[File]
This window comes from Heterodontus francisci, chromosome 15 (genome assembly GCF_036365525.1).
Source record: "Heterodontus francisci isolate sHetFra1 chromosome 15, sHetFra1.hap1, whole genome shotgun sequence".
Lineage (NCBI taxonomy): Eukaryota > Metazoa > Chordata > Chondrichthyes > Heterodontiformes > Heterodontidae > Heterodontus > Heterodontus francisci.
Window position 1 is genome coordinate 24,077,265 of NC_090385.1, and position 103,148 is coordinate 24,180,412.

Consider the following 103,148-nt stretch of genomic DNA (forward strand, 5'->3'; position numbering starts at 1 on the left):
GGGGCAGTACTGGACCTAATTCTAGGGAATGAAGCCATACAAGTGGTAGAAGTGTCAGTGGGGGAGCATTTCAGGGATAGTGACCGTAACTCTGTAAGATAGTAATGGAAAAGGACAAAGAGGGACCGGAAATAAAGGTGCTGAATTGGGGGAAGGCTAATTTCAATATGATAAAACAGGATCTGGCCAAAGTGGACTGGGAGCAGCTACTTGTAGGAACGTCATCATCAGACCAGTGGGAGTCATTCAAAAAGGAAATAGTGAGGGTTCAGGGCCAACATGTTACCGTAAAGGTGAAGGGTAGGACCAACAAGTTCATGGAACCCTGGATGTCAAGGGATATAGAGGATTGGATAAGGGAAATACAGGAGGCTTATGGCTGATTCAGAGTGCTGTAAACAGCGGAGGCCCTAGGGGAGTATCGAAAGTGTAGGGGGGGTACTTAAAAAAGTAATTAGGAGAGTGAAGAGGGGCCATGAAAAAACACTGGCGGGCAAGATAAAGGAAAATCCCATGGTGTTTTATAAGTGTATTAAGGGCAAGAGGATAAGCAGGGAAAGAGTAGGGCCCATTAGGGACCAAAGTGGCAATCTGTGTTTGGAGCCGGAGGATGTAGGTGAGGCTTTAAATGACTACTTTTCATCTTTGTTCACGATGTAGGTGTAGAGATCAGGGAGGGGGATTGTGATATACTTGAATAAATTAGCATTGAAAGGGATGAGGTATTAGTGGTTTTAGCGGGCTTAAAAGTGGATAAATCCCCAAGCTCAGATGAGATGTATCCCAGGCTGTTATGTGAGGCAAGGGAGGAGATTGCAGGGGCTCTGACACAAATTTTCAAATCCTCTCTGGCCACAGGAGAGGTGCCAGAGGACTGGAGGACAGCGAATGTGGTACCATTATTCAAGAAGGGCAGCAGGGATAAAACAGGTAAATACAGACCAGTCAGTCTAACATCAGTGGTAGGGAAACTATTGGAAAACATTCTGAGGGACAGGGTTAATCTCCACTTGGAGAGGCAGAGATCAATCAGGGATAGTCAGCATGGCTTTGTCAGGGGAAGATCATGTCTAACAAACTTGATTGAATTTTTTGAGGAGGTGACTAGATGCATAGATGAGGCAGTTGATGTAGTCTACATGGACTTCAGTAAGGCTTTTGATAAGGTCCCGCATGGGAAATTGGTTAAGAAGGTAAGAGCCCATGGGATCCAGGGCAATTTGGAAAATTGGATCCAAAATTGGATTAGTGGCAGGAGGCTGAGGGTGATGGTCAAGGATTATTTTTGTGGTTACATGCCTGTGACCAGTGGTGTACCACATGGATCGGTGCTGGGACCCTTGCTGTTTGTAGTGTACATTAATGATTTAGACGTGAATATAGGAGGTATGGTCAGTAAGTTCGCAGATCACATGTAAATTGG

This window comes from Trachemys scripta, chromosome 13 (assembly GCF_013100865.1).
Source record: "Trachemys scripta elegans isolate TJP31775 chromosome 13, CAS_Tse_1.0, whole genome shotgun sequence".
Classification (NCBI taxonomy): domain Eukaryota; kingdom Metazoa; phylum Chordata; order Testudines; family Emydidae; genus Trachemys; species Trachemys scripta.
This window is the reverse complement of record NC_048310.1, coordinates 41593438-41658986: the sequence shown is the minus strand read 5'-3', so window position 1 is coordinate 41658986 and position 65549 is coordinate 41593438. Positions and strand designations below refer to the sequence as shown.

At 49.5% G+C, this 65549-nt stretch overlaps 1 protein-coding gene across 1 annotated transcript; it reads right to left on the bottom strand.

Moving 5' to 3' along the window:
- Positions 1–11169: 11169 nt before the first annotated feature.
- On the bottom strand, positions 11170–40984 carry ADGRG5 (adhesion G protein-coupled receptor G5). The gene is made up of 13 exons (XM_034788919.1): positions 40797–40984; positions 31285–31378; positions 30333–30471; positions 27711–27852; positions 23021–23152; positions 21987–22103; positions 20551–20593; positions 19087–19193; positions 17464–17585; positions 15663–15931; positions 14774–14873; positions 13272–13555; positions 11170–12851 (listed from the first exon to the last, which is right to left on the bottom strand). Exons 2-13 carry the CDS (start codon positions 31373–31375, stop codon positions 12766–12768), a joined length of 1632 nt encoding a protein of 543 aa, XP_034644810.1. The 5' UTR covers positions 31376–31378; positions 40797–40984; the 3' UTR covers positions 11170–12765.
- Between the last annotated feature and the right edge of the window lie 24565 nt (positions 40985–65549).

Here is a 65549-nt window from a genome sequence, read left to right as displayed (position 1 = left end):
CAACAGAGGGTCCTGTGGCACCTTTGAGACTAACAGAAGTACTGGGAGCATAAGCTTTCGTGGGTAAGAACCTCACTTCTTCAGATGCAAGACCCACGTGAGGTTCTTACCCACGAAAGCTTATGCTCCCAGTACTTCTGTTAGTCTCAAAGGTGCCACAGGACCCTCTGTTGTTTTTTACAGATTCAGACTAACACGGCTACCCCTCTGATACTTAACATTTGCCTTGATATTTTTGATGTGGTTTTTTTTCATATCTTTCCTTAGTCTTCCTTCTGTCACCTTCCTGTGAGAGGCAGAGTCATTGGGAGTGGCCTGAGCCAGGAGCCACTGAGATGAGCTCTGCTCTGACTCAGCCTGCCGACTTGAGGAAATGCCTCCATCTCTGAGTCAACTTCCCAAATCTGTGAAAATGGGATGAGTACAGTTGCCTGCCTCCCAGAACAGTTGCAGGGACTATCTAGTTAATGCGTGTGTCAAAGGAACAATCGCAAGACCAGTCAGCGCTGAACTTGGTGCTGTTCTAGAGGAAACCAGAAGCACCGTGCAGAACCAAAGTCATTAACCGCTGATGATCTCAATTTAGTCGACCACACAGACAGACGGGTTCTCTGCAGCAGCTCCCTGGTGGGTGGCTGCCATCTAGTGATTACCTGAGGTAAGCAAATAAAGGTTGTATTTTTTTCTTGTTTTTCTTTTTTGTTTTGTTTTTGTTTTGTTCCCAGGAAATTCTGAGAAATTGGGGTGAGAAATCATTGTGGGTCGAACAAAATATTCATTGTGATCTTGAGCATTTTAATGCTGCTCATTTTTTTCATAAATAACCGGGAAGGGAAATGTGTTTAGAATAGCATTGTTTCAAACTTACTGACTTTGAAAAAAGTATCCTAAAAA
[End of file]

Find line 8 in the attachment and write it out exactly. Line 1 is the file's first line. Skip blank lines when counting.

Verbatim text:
Source record: "Trachemys scripta elegans isolate TJP31775 chromosome 13, CAS_Tse_1.0, whole genome shotgun sequence".